me and my 280z

Driving a stick took a bit of getting used to, especially since I usually wore heels, but when I drove my Datsun, I drove the vehicle. Driving up the mountain from Ramona to Julian in Southern California was pure joy.

Initially my little trip was great to go to MacArthur High School in Irving, Texas. My previous car, a Galaxy 500, was like a boat to drive and maneuver. One day, I crashed into three cars that were trying to park. My journalism professor, Johnny Heard, let me call my dad from his office. He stifled a coughing laugh when I said, “Dad, I hit a couple of cars.”

A really weird thing happened around 2009. I was coming out of Raven Orchard in Julian and my horn started honking non-stop. I was already close to Lake Cuyamaca, so I went into the restaurant.

People ran out and the cook asked what was the problem. “I can’t get him to stop honking,” I yelled over the unpleasant noise. In the 30+ years I’ve owned the car, the horn has never worked. It had an air horn behind the passenger seat that I had as a backrest.

Returning to the orchard with the horn still at full volume, I had to go through the town. I waved like I was in a parade and held up Billy the Boxer’s paw. Finally, my Irish friend Patrick Brady cut the cable and silenced the beeping.

This is where it got really weird. When I came out of the mountain for the second time, I took the scenic route, when the amazing scenery came into view, the car horn began to sound again! I stopped and got out to look at my car at full volume.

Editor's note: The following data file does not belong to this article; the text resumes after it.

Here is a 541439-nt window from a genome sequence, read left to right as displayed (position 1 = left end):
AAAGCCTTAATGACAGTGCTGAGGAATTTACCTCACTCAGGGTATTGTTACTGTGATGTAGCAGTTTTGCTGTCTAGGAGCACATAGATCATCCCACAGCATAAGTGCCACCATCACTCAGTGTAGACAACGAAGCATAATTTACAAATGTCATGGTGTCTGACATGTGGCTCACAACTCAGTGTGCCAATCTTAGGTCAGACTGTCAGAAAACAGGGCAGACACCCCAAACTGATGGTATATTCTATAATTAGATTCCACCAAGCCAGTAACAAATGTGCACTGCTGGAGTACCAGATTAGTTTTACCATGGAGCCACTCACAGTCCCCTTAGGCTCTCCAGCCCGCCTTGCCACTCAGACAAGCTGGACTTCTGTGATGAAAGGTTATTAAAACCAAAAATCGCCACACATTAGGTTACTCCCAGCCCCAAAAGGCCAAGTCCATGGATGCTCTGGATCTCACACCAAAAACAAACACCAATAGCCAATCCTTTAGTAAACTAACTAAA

Going back to the orchard, my friend googled that there was a backup horn that would activate if the main horn failed. It’s amazing that they both went crazy on the same day. I’ve always wondered if the person in Japan who made my car died that day. The second horn was the car greeting its creator.

One of the best memories I shared with my dad was when he left the Marriott in Mission Valley. He was stunned when he saw the beautifully restored version of that precious two-seater. He laughed and said that he needed it now.

Bright rusty paint to match the original, a new engine and all the bells and whistles – awesome stereo, new seats, carpet, upgraded interior and dash. A Bose stereo was installed and placed in the rear of the coupe instead of behind the seats. The car could and often did fill up with music now.

At 17, when I was driving this car, my long Texas blonde hair turned heads. At 47, people just wanted to take a closer look at my journey. It really was lovingly restored and well worth the 10k spent.

And then I got in trouble with the IRS. My Z was seized and sold at auction. I read that the starting offer would be $4500. The car was 35 years old at the time and we were the original owners. I felt like a part of my family was gone when I lost this heirloom.

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